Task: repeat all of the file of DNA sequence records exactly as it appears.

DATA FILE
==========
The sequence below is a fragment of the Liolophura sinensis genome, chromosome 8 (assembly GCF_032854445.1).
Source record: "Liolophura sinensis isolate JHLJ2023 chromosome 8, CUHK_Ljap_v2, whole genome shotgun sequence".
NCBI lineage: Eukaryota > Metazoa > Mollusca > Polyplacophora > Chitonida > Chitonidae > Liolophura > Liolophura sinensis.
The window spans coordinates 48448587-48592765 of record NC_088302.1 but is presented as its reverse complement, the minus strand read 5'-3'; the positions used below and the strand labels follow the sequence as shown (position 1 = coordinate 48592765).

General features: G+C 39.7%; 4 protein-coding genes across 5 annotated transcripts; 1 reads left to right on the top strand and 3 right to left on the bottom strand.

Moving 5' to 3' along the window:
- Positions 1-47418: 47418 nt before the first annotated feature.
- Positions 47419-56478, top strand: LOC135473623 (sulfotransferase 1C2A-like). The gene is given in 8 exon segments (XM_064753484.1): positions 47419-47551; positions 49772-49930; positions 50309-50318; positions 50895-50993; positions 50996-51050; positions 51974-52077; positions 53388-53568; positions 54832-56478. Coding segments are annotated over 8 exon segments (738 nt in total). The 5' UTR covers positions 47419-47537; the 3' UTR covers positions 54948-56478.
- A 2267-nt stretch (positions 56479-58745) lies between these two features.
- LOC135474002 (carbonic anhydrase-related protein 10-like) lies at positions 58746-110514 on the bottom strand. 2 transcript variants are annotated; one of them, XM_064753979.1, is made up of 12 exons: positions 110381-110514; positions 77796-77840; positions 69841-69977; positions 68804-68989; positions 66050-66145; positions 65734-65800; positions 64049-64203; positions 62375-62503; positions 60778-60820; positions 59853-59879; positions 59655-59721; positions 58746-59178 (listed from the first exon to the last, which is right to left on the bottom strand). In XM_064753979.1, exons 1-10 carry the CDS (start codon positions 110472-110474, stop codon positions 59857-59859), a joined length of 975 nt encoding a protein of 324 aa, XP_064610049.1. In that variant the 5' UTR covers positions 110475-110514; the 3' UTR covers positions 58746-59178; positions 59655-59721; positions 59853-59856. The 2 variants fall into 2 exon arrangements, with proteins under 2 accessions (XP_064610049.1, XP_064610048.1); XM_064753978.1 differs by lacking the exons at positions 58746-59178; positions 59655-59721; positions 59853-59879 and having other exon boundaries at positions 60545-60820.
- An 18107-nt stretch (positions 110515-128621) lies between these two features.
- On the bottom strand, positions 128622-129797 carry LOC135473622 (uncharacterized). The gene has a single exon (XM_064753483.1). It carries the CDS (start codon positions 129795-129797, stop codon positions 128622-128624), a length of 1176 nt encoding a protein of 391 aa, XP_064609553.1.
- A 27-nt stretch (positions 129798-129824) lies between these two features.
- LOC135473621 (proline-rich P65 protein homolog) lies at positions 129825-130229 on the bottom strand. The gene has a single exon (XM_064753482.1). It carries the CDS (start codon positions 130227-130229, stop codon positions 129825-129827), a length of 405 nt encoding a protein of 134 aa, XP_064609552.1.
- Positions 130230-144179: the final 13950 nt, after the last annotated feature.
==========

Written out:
The sequence below is a fragment of the Liolophura sinensis genome, chromosome 8 (assembly GCF_032854445.1).
Source record: "Liolophura sinensis isolate JHLJ2023 chromosome 8, CUHK_Ljap_v2, whole genome shotgun sequence".
NCBI lineage: Eukaryota > Metazoa > Mollusca > Polyplacophora > Chitonida > Chitonidae > Liolophura > Liolophura sinensis.
The window spans coordinates 48448587-48592765 of record NC_088302.1 but is presented as its reverse complement, the minus strand read 5'-3'; the positions used below and the strand labels follow the sequence as shown (position 1 = coordinate 48592765).

General features: G+C 39.7%; 4 protein-coding genes across 5 annotated transcripts; 1 reads left to right on the top strand and 3 right to left on the bottom strand.

Moving 5' to 3' along the window:
- Positions 1-47418: 47418 nt before the first annotated feature.
- Positions 47419-56478, top strand: LOC135473623 (sulfotransferase 1C2A-like). The gene is given in 8 exon segments (XM_064753484.1): positions 47419-47551; positions 49772-49930; positions 50309-50318; positions 50895-50993; positions 50996-51050; positions 51974-52077; positions 53388-53568; positions 54832-56478. Coding segments are annotated over 8 exon segments (738 nt in total). The 5' UTR covers positions 47419-47537; the 3' UTR covers positions 54948-56478.
- A 2267-nt stretch (positions 56479-58745) lies between these two features.
- LOC135474002 (carbonic anhydrase-related protein 10-like) lies at positions 58746-110514 on the bottom strand. 2 transcript variants are annotated; one of them, XM_064753979.1, is made up of 12 exons: positions 110381-110514; positions 77796-77840; positions 69841-69977; positions 68804-68989; positions 66050-66145; positions 65734-65800; positions 64049-64203; positions 62375-62503; positions 60778-60820; positions 59853-59879; positions 59655-59721; positions 58746-59178 (listed from the first exon to the last, which is right to left on the bottom strand). In XM_064753979.1, exons 1-10 carry the CDS (start codon positions 110472-110474, stop codon positions 59857-59859), a joined length of 975 nt encoding a protein of 324 aa, XP_064610049.1. In that variant the 5' UTR covers positions 110475-110514; the 3' UTR covers positions 58746-59178; positions 59655-59721; positions 59853-59856. The 2 variants fall into 2 exon arrangements, with proteins under 2 accessions (XP_064610049.1, XP_064610048.1); XM_064753978.1 differs by lacking the exons at positions 58746-59178; positions 59655-59721; positions 59853-59879 and having other exon boundaries at positions 60545-60820.
- An 18107-nt stretch (positions 110515-128621) lies between these two features.
- On the bottom strand, positions 128622-129797 carry LOC135473622 (uncharacterized). The gene has a single exon (XM_064753483.1). It carries the CDS (start codon positions 129795-129797, stop codon positions 128622-128624), a length of 1176 nt encoding a protein of 391 aa, XP_064609553.1.
- A 27-nt stretch (positions 129798-129824) lies between these two features.
- LOC135473621 (proline-rich P65 protein homolog) lies at positions 129825-130229 on the bottom strand. The gene has a single exon (XM_064753482.1). It carries the CDS (start codon positions 130227-130229, stop codon positions 129825-129827), a length of 405 nt encoding a protein of 134 aa, XP_064609552.1.
- Positions 130230-144179: the final 13950 nt, after the last annotated feature.